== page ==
String Escaping and Encoding

Discussion on the topic of properly escaping strings when converting from one language or system to another. Some code examples are included.

There is a lot of confusion out there about the proper way to escape strings in different languages for different purposes. Escaping strings once is easy, but escaping them so they pass through a series of systems is tricky. The difficult part is that using invalid syntax often works ... for a while.

If you would like to jump straight to the code, here's some stuff I have. It is all organized by the executing programming language.

The Discussion

Let's pretend we want to write a regular expression to remove all periods. I'm using only a couple languages to better illustrate my point, and please don't mention that the JavaScript one doesn't really need a RegExp object. Remember, this code is designed to show you a tricky part about escaping.

// Version 1

// PHP
$result = preg_replace("/./", "", $input);

// JavaScript
var regexp = new RegExp(".");
var result = input.replace(regexp, "");

There, done.

Oh wait, I forgot to escape the period in the string! Regular expressions will match any character on a period, so we need to put a backslash before the period so the engine knows we want to match just periods.

// Version 2

// PHP
$result = preg_replace("/\./", "", $input);

// JavaScript
var regexp = new RegExp("\.");
var result = input.replace(regexp, "");

There, done.

Or am I? When doing escaping in strings, the backslash character is often the indicator that the next character is treated differently. For instance, \n translates to a newline character, \t becomes a tab character and \\ means to put in a literal backslash character. The real string that we want passed into the Regular Expression engine is literally, \. (a backslash and a period = an escaped period). We need to take that string and then escape it again to embed it in our code properly.

// Version 3

// PHP
$result = preg_replace("/\\./", "", $input);

// JavaScript
var regexp = new RegExp("\\.");
var result = input.replace(regexp, "");

Finally, our code is correct. I've received several questions during my career about the multiple levels of escaping, so let's anticipate some questions and provide useful answers right away!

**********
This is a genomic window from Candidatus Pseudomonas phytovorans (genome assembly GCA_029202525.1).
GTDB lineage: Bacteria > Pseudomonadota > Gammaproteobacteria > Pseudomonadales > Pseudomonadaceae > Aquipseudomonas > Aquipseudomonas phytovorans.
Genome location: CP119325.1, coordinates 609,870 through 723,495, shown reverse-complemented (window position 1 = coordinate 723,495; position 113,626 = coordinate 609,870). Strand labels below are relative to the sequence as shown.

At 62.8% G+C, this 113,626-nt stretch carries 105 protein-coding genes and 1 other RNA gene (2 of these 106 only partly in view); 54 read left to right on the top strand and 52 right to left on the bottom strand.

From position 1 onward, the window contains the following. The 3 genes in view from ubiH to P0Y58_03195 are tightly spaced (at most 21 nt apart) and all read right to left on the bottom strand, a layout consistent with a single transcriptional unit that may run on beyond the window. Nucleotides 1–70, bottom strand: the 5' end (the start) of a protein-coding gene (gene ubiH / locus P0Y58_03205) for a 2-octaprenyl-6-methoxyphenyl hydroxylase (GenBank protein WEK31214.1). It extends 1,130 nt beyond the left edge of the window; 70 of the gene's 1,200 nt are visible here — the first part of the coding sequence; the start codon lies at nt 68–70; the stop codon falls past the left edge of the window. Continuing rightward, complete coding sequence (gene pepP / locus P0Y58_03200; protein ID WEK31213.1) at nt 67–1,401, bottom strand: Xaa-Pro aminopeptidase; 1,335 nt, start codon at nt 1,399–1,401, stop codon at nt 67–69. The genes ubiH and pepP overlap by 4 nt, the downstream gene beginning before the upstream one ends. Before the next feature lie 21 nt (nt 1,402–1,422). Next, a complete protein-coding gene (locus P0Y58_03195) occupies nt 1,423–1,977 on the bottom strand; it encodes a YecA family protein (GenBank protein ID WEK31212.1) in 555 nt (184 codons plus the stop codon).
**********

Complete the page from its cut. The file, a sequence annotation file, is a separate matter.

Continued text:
Why are we escaping the period twice?

It's because the string goes through two levels of unescaping before being used - first it goes through PHP's string unescaping and then through the regular expression engine's string unescaping.

Why does Version 2 still work?

Great question, and I think this is the source of the confusion about string escaping. Version 2 still works because \. doesn't unescape to anything. Instead of choking and dying, the software will just let the two characters go through. Better yet is this list of strings after they get unescaped. Let's assume you used the following code

// PHP

// JavaScript

When you pass in the following strings under the "Input" column, then the result will be the "Output" column.

Input   Output
\       \
\\      \
\"      "
\\"     Won't Work
\n      Newline
\\n     \n

You'll see that using \n for the input gets you a newline and \\n indicates an escaped backslash followed by the n character. The \\" input won't work because your code would look like this:

// PHP
echo "\\"";

// JavaScript

The parser will see the first ", then the double backslashes that indicate an escaped backslash, the second ", and then freak out because of the third " on that line.

If Version 2 works, why worry about proper escaping?

It is doubtful that the string processing engine of the different languages will change much in the future. However, it could help you avoid problems, especially when you change your code. Let's pretend you wanted to match a literal backslash and any character. You'd want the pattern \\. and in both of the example languages it should be escaped as "\\\\." Yeah, four backslashes in the string = 2 backslashes sent to the regular expression engine = 1 literal backslash. The string gets unescaped twice. If you get your escaping messed up or don't know how many levels of unescaping will happen, you would get unexpected results. If you only used the string "\\." in either language, it would match only periods, not a backslash followed by any character.

In PHP there are these single-quoted strings where you don't need to escape ...

Sorry, that's wrong. You must still escape there. Try echo '\\' or echo '\'' (that's two single-quotes, not a double quote at the end). Without the escaping in single-quoted strings, you would not be able to embed an apostrophe. Most of the other escape characters are disabled, so sequences like \n and \t will not produce a newline nor a tab.

Time to Prove It

So, armed with this knowledge, I could ask you to escape the regular expression that looks for a backslash, a period, a double quote, and a slash. You'd be able to produce the following:

// Looking for these literal characters:  \."/
// Escaped for a regular expression:  \\\."/

// PHP - Escape backslashes, slash, double quote
$result = preg_replace("/\\\\\\.\"\\//", "", $input);

// JavaScript - Escape backslashes and double quote
var regexp = new RegExp("\\\\\\.\"/");
var result = input.replace(regexp, "");

Trying to encode this in other ways may or may not work, but the above amount of escaping is the correct amount.